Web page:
Understanding the lactate ramp test?

Hi, could anybody help me to read this lactate test I took (myself)? What is my LTP (or LT1)? what is my FTP (LT2), 210w? isn’t the LT1 below or at 2mmol/l? so according to my results, my LT1 should be 100w or less? but my resting Lactate and HR was 2.4mmol/l and 62 beats/min, respectively, is this too high? how to train to lower it?

The protocol I followed: I took a ramp test with 20w steps (jumps) with 5min duration. The blood sample was taken between 1min and 30sec before the end of every step. Would it be the same if I shorten the duration to 4 mins the next time?

Some extra information: I am 40 years old and weigh 88 Kg. I used the Lactate Edge meter, and the Tacx Neo 2T to control and measure the power. (the measurement at 160w was with a smaller blood sample, maybe that is why it went down?)

Here is the session in Xert: Xert-session where I could not reach a breakthrough, but it was expected because my power indoors is lower than outdoors, this has happened to me (and others) before.

Hi @gmorales

Lactate tests are notoriously unreliable unless you follow a very strict pre-test protocol and measure lactate with sensitive and accurate equipment. Even then, you’ll get different answers from different scientists because they employ different methods on how to make the calculations.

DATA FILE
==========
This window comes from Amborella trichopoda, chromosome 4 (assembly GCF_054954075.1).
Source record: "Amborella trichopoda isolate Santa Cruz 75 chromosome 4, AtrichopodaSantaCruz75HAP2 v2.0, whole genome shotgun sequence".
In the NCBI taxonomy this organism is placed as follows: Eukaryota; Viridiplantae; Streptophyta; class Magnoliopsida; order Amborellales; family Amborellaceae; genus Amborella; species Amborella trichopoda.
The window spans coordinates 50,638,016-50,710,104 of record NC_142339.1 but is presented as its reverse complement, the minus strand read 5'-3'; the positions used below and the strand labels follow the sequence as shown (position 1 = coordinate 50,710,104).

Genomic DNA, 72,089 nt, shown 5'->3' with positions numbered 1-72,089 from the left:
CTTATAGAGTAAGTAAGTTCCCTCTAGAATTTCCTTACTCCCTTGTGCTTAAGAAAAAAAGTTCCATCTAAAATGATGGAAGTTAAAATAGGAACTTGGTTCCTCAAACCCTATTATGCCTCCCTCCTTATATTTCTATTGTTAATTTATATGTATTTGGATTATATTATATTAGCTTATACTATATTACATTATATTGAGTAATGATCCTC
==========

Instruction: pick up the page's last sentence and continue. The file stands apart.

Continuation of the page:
Lactate increase is a continuous curve upwards and where LT1 and LT2 are depends on the method you use. With your chart, the only method that you could possibly use is 2mmol for LT1 and 4mmol for LT2 but as you might imagine the +/- of those numbers are very wide so you likely won’t have an accurate number.

What does your signature say about your TP and LTP? Perhaps they might give you a clue on how to read it.

Hi Armando,
Thanks for your answer. My signature is LTP=144w and TP=222w, how would they relate to the chart? What is the strict pre-test protocol you mentioned? where can I find more information about it?

There are likely many sources of how to conduct a lactate ramp test. I would google for it. (I don’t do them myself.)

Based upon your LTP and TP values, I don’t see any major discrepancy in your lactate data.